Apart from new arrivals that have been given citizenship, the term ‘pendatang’ does not apply to most Malaysians.
WHAT is the big deal about the word pendatang?
Well, on the face of it, nothing much really. It is just a word.
But taken in the context of this lovely nation of ours, it is an unpleasant word indeed.
It is used to describe non-Malays and therefore the implication is that the Malays were the original inhabitants of this place.
All right, why is this a bad thing?
Firstly, it is hypocritical to the core. Just look at our Government and you will see so-called original Malays with an immigrant in their ancestry, sometimes just one generation away.
How come they are not called pendatang whereas the Peranakan who can trace their ancestries back hundreds of years are?
Also, it is hopelessly short-sighted. It talks as though immigration into this land happened only in the past hundred years or so.
This is clearly not true as this nation has been shaped by people from faraway lands for hundreds of years.
Bujang Valley shows that there was a Hindu/Buddhist culture and civilisation in Kedah two thousand years ago. Were Hinduism and Buddhism indigenous to the Malay Archipelago? Not in the slightest – it came from India.
Therefore, our earliest known civilisation was Indian.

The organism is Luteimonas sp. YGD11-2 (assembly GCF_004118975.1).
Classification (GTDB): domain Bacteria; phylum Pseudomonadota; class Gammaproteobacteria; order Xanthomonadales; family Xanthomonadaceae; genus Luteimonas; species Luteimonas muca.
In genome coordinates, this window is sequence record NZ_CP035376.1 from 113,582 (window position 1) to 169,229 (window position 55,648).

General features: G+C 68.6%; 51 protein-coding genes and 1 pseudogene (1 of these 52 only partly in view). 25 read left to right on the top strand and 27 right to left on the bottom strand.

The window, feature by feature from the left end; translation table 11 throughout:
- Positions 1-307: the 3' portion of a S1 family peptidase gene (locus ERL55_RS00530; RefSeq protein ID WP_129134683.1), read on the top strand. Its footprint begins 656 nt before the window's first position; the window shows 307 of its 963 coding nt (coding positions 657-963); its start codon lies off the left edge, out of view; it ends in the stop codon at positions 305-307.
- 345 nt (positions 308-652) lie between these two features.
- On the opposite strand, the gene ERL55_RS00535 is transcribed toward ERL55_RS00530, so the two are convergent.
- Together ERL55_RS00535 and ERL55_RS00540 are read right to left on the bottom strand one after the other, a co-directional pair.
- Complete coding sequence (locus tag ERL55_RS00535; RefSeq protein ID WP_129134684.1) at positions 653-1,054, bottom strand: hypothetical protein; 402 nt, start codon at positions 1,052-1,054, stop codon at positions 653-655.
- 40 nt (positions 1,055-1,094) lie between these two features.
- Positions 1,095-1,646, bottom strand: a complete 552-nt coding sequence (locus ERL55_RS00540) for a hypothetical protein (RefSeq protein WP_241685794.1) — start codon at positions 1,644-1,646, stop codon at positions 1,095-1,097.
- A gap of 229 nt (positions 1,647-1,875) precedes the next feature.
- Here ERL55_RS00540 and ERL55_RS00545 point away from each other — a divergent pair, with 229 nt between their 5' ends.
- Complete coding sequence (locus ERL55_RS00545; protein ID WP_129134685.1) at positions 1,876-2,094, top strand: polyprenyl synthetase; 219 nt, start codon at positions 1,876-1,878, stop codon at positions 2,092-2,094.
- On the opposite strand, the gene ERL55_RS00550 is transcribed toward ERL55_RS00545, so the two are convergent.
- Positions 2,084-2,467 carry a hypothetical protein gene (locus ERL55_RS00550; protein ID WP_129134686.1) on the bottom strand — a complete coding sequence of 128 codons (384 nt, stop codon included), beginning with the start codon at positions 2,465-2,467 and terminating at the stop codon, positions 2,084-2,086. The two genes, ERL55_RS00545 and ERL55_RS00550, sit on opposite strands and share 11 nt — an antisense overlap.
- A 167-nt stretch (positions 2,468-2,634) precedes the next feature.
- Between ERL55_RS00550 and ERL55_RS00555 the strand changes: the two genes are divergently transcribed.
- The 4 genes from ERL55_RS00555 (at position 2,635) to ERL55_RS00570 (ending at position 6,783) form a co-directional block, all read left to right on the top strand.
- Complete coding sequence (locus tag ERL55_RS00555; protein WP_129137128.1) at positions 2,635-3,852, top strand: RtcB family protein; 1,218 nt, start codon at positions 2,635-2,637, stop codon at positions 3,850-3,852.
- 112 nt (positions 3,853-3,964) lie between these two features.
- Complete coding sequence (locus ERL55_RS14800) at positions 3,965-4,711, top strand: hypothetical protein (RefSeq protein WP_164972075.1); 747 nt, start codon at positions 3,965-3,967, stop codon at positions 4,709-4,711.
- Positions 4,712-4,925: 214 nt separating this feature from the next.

And who brought Islam to the Malaccan Empire in the 15th century? Indian Muslim traders.
The Malay language, culture and even religion all came from the so-calledpendatang.
So for those screaming Malay pride, well, look back a bit and you will see all the things you scream about, religion and culture, owe so much to India. They should be giving thanks to the pendatang.
Another thing that sticks in the craw is how that word does not have any meaning anymore for the vast majority of Malaysians.
How can a person be an immigrant when they are born and raised here? So apart from new arrivals that the Government has given citizenship to, the term immigrant or pendatang simply does not apply to most Malaysians.
So, why is Perkasa and those of their ilk so enamoured of the word?
It is because it gives them power. It justifies all policies and laws which favours one ethnic group (theirs) over all others.
It hints at two classes of citizenry. It is a wonderful word for bigots who feel that they are entitled to special treatment ad infinitum.
What can we do about it? Actually, apart from countering the arguments of whoever is spouting such divisive language, I don’t think we should do anything to them.
It is their right to speak after all, and as long as there is no incitement to violence, it is their right to allow faecal matter to drip out of their mouths.
However, if anyone in power speaks like that, then we should do something about it. We should show that no such racist deserves to hold the reins of power. This also applies to those seeking power.
We should condemn them as hard as we can and ultimately we must strive to make sure they are either kicked out of office or are not voted into office at all.
But ultimately, my thoughts about the pendatang issue is this.
Those who scream the loudest about “them pendatang” having to be grateful to be here and how the Malays are the original people and therefore deserve to get special treatment till the end of days; what these people are doing is showing how weak they are.
They want us divided because they know they do not have the ability to stand proud without the Government helping them to stand.
They are in fact screaming about how pathetic they are.
Azmi Sharom (firstname.lastname@example.org) is a law teacher. The views expressed here are entirely the writer’s own.